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The Uncon Pera D

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About The Uncon Pera D

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    Whoops, Wrong Planet!

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  1. THIS. Before I got sick, I could smoke one cigarette, then go for years without another. Since I got sick, I smoke like a chimney and can't stop because every time I try my head gets wacked out. So I guess I'd rather die young of cancer than be old and constantly manic.
  2. I HATE the time change. The older I get, the more it messes with me. I wish they'd just choose one and stick with it all year. Also, I never understood the reasoning about DST. So what if it's light later, and people don't use electricity in the evenings? They're using it in the mornings instead! How does that save energy?
  3. I was glad to be diagnosed after months of suffering and my (then) GP insisting there was nothing really wrong, implying it was psychosomatic or for attention. I *knew* there was something really wrong, so it was a relief to know what it was and that there was help. I don't like that I have MI, but in varying flavors it does run in both sides of my family, so it wasn't a big surprise.
  4. I never had to make a conscious decision. Even as a kid, I visualized myself as a married woman with a career, but kids were just not even in the picture. I adore my nephews and niece, but most other children are just off my radar (till they start kicking and screaming in the supermarket, but at that point I want to slug the PARENTS, not the kid). Then when I was in my late 20s and my friends started having kids, I watched what happened: *The wife lost her figure *She became a Mommy Machine with no interest in sex, the world around her, nothing but the baby *The husband stopped finding her attractive *She lost her freedom *All they did was argue about parenting *Both were miserable Then I was diagnosed with BP and knew that MI runs in both sides of my family, and that put the final nail into it. I've never been sorry I didn't have them.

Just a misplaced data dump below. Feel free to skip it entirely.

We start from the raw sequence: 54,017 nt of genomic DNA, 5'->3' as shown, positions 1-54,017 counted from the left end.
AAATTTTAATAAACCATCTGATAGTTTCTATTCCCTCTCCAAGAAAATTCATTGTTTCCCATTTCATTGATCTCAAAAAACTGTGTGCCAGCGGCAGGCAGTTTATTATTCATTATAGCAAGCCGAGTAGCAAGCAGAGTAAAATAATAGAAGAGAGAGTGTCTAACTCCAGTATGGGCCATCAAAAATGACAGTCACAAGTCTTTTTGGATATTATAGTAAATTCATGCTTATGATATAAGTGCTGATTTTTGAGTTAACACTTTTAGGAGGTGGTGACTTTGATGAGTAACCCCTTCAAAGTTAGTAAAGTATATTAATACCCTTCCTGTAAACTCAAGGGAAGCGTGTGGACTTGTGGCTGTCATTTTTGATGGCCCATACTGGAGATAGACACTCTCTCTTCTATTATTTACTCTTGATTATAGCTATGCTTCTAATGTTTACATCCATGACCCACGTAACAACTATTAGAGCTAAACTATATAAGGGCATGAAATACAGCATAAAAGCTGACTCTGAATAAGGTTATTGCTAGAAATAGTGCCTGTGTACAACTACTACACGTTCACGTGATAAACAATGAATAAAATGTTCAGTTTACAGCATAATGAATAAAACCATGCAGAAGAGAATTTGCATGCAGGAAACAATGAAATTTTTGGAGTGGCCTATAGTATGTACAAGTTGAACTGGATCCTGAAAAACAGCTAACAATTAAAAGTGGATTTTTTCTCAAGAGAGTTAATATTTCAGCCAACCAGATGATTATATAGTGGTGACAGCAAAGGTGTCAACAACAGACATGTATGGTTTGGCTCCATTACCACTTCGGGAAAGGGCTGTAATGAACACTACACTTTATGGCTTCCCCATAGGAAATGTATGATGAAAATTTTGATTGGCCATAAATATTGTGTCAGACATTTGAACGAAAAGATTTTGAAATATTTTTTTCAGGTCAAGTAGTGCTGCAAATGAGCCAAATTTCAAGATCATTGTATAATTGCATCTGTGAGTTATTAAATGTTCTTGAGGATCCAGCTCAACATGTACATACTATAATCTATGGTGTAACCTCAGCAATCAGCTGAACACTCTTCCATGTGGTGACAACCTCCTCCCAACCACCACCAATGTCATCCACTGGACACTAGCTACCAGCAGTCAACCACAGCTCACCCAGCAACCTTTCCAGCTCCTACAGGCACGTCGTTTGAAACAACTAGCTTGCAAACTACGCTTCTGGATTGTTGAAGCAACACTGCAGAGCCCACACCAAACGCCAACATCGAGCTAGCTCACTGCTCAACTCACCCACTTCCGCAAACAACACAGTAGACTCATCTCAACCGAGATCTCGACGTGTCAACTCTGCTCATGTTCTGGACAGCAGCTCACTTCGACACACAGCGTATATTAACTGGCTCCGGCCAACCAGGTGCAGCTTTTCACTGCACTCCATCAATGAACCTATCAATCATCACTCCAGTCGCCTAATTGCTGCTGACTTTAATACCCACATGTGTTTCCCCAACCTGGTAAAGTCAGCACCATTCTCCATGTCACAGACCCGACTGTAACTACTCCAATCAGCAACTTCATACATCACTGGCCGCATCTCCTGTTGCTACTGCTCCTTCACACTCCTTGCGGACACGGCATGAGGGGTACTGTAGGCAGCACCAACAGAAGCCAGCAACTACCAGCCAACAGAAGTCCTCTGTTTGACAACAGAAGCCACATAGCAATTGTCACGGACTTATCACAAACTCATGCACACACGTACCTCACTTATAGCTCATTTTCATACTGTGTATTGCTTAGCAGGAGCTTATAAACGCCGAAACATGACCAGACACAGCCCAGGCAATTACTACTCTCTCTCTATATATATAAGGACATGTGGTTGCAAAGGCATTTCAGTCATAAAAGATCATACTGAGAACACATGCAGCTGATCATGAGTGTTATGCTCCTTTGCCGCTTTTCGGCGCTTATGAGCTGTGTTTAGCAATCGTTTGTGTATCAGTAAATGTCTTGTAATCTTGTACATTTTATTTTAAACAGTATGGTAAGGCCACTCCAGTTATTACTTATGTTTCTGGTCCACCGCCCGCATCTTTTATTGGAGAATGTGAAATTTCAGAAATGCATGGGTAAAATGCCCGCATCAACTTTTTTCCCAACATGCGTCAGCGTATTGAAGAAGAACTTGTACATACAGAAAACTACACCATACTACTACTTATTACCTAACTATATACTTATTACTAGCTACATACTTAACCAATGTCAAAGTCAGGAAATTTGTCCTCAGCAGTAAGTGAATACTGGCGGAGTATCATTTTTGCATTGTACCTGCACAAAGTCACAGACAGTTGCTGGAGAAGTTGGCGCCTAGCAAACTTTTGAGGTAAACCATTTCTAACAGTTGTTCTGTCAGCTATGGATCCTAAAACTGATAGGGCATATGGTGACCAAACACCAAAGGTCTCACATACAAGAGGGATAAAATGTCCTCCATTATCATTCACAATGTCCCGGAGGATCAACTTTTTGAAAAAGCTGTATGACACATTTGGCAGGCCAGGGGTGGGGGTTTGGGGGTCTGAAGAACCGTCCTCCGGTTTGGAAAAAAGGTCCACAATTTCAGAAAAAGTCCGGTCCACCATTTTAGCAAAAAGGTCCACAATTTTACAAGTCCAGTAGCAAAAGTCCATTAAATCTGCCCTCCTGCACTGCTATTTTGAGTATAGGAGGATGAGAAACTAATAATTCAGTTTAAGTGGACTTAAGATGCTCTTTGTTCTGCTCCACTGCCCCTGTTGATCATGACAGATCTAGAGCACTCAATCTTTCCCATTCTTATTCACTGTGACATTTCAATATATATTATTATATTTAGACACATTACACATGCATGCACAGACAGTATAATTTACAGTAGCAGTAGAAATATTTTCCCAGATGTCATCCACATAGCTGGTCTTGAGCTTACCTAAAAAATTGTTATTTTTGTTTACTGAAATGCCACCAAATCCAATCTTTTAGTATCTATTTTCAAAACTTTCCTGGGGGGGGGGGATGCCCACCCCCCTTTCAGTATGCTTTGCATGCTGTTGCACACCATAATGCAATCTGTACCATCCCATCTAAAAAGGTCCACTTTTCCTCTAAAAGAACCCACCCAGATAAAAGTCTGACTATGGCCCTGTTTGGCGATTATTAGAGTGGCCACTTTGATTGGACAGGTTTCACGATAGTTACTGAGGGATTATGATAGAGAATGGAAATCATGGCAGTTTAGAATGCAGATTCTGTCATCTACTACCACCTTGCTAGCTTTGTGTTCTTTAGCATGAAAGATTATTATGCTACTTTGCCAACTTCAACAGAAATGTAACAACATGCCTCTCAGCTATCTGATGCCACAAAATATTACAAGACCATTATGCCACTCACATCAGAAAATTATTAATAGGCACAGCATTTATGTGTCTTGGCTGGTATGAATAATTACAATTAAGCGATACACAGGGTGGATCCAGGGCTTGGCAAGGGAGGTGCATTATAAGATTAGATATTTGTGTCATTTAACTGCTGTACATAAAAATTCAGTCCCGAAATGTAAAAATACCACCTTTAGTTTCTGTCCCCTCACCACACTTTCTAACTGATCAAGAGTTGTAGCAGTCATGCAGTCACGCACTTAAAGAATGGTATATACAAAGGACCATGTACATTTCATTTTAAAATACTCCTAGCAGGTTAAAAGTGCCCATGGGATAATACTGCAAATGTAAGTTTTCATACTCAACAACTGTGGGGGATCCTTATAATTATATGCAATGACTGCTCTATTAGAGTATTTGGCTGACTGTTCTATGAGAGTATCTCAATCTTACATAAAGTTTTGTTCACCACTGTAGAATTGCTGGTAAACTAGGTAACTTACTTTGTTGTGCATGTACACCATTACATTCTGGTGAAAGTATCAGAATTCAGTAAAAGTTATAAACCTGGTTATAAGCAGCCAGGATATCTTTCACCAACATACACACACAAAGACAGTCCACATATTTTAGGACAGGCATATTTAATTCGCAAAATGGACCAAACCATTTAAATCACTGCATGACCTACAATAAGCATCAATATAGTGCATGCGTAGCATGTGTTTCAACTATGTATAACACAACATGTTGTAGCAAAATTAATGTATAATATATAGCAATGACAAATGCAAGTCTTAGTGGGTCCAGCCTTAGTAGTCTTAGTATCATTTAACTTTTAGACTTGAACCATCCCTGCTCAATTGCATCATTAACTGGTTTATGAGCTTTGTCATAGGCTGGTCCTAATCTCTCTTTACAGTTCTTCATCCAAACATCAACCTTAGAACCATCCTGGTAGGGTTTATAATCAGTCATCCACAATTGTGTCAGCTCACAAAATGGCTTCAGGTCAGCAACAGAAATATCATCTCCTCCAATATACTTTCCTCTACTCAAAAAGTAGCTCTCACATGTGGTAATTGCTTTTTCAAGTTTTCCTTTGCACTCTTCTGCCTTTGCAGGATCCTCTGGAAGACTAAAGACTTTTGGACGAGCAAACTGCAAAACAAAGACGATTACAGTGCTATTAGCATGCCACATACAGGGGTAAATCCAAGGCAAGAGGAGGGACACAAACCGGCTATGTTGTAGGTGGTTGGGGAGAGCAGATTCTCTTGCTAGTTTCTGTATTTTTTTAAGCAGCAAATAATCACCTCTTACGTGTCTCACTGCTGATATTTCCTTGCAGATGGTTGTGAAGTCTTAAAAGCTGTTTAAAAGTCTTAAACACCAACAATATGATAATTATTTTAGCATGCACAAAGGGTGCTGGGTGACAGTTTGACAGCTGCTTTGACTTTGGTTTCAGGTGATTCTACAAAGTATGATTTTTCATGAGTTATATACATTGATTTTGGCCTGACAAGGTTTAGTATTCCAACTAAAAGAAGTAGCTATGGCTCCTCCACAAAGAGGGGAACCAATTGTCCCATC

5. I don't have any moles. I guess that's why I don't have a life either.
  6. I started Lamictal 10 years ago during a mixed episode. It has been my rock ever since. It's worked great keeping my mood within normal limits. It really seems to work well for a lot of people.
  7. Hi Everyone, I was at work yesterday when a song came on the radio that I never heard before. We can't hear the lyrics too well because the shop is noisy, but these are some phrases I did hear: "Hey now" "About what they say" "That's when he said" "A bodyguard" "Scream OK, OK" I think the singer was a woman. It sounded like a dance/party tune with maybe a Caribbean flavor. If anyone can clear this up I appreciate it!
  8. The two times my dose was significantly lowered, I started with flu-like symptoms (chills and lassitude, basically) that then progressed into motion sickness and vomiting. Both times I said "screw this" and went back up to my normal dose. Almost immediately after I took the pills the symptoms went away. What's weird is my pdoc acted like he'd never heard of this before, but my family doctor was like, "Oh, yeah, that's classic Seroquel withdrawal." So I guess I'll be on Seroquel for the rest of my life...good thing it works for me.